Application of a CHILD WITH A DISABILITY, by her parents, for review of a determination of a hearing officer relating to the provision of educational services by the Board of Education of the Wappingers Central School District
Donoghue, Thomas, Auslander & Drohan, LLP, attorney for respondent
Petitioners appeal from a decision of an impartial hearing officer which dismissed petitioners' due process complaint notice on the ground that the impartial hearing officer lacked subject matter jurisdiction over their complaint. The appeal must be dismissed.
In the present case, an impartial hearing was not held on the merits of petitioners' complaint. After a prehearing conference and a subsequent motion to dismiss by respondent, the impartial hearing officer dismissed petitioners' complaint, which sought implementation of a prior unappealed impartial hearing officer decision dated October 12, 2004.
At the time of the prehearing conference in September 2006, petitioners' daughter was 23 years old and had graduated from the Summit School (Summit), having received a local diploma in June 2003. Summit is a private school that has been approved by the Commissioner of Education as a school with which districts may contract to instruct students with disabilities. Prior to her graduation, petitioners' daughter had been eligible for special education as a student with an emotional disturbance (Pet. ¶ 22; Answer ¶ 10; see 8 NYCRR 200.1[zz]).
On September 15, 2006, the impartial hearing officer conducted a prehearing conference in this matter. At the conference, respondent indicated its intent to move to dismiss petitioners' complaint, prior to an impartial hearing. Respondent asserted that the impartial hearing officer lacked subject matter jurisdiction because petitioners' daughter's rights under the IDEA expired three years prior, and that the statute of limitations had expired. The impartial hearing officer requested submissions on this issue and both parties submitted briefs (IHO Decision, p. 1).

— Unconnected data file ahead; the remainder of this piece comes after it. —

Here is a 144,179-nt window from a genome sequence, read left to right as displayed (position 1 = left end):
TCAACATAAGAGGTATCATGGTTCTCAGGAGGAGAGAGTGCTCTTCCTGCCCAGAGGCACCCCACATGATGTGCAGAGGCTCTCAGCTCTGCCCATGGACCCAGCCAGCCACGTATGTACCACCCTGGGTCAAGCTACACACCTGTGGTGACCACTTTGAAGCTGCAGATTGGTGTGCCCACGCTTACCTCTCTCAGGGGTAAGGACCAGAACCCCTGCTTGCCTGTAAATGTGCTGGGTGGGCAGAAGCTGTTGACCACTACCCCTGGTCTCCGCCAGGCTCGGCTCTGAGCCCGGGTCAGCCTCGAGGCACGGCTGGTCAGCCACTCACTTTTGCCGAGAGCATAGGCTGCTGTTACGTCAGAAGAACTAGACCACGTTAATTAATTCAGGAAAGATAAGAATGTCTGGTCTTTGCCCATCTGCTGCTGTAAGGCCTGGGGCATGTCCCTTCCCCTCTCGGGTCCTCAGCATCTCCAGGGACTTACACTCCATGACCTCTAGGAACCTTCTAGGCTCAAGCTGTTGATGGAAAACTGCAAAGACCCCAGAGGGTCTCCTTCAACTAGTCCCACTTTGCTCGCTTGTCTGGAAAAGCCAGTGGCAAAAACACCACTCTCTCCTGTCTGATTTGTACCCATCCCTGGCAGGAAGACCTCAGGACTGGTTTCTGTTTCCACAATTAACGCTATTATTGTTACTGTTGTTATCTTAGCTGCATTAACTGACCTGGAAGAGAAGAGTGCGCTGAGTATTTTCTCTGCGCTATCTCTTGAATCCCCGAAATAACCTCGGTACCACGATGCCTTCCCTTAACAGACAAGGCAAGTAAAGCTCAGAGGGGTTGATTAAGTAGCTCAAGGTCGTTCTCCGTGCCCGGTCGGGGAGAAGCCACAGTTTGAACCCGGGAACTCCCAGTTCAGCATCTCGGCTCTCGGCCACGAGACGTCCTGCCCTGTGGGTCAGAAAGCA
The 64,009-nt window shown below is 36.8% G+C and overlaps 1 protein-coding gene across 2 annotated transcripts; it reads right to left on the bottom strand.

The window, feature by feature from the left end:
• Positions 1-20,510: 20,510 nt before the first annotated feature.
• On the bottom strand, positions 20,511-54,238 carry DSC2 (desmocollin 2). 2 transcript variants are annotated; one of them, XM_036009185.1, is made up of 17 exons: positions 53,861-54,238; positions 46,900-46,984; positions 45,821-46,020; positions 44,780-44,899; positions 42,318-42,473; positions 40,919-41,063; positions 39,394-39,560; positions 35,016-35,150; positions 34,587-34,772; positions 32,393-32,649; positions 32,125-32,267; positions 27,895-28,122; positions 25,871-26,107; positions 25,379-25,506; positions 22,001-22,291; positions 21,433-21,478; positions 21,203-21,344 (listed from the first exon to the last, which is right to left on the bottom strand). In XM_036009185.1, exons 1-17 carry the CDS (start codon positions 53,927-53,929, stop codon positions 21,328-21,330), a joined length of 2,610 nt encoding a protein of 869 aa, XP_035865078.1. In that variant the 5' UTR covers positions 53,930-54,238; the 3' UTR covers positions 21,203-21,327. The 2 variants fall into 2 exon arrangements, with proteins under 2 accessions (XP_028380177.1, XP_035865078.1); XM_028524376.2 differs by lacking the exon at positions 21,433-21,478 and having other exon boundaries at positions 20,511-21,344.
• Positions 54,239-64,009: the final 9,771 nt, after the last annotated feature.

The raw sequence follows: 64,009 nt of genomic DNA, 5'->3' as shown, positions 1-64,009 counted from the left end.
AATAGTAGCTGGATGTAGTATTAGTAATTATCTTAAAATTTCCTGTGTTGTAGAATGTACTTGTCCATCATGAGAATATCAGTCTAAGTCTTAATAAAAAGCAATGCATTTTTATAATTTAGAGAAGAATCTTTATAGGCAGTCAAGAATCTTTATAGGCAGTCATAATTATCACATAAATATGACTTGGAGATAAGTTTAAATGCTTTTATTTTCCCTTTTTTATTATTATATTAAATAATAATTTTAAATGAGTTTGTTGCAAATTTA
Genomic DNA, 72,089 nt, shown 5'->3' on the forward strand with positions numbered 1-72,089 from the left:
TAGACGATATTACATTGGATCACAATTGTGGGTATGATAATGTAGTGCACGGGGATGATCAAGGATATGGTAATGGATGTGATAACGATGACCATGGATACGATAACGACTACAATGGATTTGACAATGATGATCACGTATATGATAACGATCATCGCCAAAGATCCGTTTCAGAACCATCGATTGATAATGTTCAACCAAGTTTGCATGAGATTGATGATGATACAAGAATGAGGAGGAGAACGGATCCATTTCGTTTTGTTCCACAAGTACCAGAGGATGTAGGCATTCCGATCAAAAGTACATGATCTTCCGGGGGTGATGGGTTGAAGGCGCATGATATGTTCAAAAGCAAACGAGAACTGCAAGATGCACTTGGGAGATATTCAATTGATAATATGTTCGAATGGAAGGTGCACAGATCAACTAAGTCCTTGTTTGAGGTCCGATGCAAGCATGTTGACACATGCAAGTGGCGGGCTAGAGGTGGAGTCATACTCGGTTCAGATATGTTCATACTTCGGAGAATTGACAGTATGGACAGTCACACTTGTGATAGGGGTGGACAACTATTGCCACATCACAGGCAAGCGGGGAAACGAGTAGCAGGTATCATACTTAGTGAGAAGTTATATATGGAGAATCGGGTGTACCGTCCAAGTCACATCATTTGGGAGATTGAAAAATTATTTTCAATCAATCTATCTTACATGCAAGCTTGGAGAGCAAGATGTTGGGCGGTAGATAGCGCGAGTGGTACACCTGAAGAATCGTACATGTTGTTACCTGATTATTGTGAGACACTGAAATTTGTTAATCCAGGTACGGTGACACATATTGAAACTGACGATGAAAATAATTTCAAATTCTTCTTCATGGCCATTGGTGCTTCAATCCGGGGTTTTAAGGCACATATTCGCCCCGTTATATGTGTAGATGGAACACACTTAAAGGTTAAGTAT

By decision dated October 15, 2006, the impartial hearing officer granted respondent's motion to dismiss, concluding that he did not have subject matter jurisdiction. In his decision, he noted petitioners' argument that their complaint was timely because respondent had failed to comply with the prior impartial hearing officer's decision from 2004.
On appeal, petitioners assert that respondent has failed to comply with the prior unappealed impartial hearing officer decision dated October 12, 2004 which was favorable to petitioners. Specifically, they argue that respondent failed to conduct an accurate psychiatric evaluation, failed to conduct a vocational evaluation, and failed to reconvene a Committee on Special Education (CSE) meeting as ordered by the impartial hearing officer's decision dated October 12, 2004. Petitioners request that the October 15, 2006 impartial hearing officer decision be annulled and that they be afforded an impartial hearing, or in the alternative that an order be entered directing respondent to comply with the October 12, 2004 impartial hearing officer decision. Respondent answered the petition, denying petitioners' assertions and asserting the affirmative defenses of a lack of subject matter jurisdiction and the statute of limitations. Respondent asserts that the October 15, 2006 impartial hearing officer decision should be upheld and petitioners' appeal dismissed.